Auckland

1 August 2011 – New Zealand has released a report on its Emissions Trading Scheme and it shows a strong upswing in support from businesses since the scheme was introduced two years ago.

Highlights from the report include that 68 per cent of business submissions to the report  support the scheme, in contrast to 78 per cent of business submissions opposed the scheme two years ago.

Other highlights include a surge in investment in renewable energy, including geothermal and wind and hydro and a leap in forest area.

Australia’s Climate Institute has seized on the findings and said it proved that the fear of carbon pricing ebbs away after its introduction.

“What this report clearly demonstrates is that support for carbon pricing grows once it is experienced in action,” chief executive officer of the Climate Institute John Connor said.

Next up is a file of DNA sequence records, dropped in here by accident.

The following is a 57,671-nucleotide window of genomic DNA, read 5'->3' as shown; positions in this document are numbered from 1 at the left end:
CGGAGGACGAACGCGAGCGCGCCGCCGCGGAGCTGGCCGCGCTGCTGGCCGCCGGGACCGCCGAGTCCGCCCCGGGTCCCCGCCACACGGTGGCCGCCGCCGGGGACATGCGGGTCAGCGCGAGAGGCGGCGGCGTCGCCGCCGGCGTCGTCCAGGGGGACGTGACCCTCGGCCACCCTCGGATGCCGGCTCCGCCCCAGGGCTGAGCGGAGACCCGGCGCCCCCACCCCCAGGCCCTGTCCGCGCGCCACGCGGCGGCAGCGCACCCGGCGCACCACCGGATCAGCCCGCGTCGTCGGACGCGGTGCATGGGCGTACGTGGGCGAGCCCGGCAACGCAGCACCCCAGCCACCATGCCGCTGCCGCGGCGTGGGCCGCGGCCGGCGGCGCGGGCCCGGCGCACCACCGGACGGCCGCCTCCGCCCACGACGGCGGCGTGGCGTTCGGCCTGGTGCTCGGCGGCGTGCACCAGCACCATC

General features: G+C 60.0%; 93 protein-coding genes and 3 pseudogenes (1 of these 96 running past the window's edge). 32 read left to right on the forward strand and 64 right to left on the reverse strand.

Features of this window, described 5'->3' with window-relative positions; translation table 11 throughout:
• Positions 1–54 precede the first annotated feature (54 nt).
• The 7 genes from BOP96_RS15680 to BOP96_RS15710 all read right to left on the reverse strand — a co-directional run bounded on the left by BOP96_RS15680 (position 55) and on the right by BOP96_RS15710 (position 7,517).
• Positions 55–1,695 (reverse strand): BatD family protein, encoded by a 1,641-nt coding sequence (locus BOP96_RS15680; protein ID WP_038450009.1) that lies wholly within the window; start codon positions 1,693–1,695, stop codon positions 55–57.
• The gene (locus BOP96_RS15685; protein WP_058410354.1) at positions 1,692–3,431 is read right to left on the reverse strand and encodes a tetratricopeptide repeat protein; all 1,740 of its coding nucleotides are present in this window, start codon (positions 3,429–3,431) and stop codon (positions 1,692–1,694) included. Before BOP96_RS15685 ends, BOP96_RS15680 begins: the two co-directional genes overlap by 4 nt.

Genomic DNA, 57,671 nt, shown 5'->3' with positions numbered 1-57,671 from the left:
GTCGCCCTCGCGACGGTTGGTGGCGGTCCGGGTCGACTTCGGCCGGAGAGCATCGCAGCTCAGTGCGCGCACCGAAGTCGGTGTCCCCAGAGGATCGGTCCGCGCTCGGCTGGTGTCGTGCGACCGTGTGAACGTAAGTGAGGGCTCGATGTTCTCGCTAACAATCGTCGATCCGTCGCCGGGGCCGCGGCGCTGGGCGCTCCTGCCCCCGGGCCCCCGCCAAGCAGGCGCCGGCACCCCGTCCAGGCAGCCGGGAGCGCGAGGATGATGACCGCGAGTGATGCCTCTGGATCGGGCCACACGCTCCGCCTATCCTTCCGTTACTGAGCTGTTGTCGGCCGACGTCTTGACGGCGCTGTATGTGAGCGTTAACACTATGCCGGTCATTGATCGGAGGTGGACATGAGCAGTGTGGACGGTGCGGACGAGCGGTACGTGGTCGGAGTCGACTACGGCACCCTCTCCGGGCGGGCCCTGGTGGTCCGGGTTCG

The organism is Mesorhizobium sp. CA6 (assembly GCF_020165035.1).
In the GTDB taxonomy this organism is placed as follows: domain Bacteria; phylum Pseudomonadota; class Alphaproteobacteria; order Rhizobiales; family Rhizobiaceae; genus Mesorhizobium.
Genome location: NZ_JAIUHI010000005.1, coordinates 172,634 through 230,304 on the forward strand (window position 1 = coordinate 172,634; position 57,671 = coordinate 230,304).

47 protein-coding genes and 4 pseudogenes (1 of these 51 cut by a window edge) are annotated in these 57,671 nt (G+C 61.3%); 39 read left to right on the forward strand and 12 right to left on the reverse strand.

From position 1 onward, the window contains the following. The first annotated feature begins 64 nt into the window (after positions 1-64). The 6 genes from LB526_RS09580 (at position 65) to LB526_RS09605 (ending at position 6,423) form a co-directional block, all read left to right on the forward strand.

“Most in business [in New Zealand] have turned around their opposition and some are grasping the low carbon opportunities to invest, create jobs and create profits while cutting pollution,” Mr Connor said.

“Most in business have turned around their opposition and some are grasping the low carbon opportunities to invest, create jobs and create profits while cutting pollution.

“The gloom and doom predictions have begun to melt away,” Mr Connor said.

He said the report was further proof that pricing carbon can benefit the economy and the environment.

The report had good news on renewable energy with a surge in approvals for renewable power stations and a full stop on fossil fuel based power, Mr Connor said.

It pointed to 11 new power stations approved in the first year of the ETS, with potential to produce 1340 megawatts of energy, 59 per cent wind, 26 per cent geothermal, 13 per cent hydro and two per cent tidal.

Forested area has grown from 500 hectares in 2009, to 4700 in 2010 and forest survey intentions indicate 5700 hectares this year and 7700 hectares in 2012.

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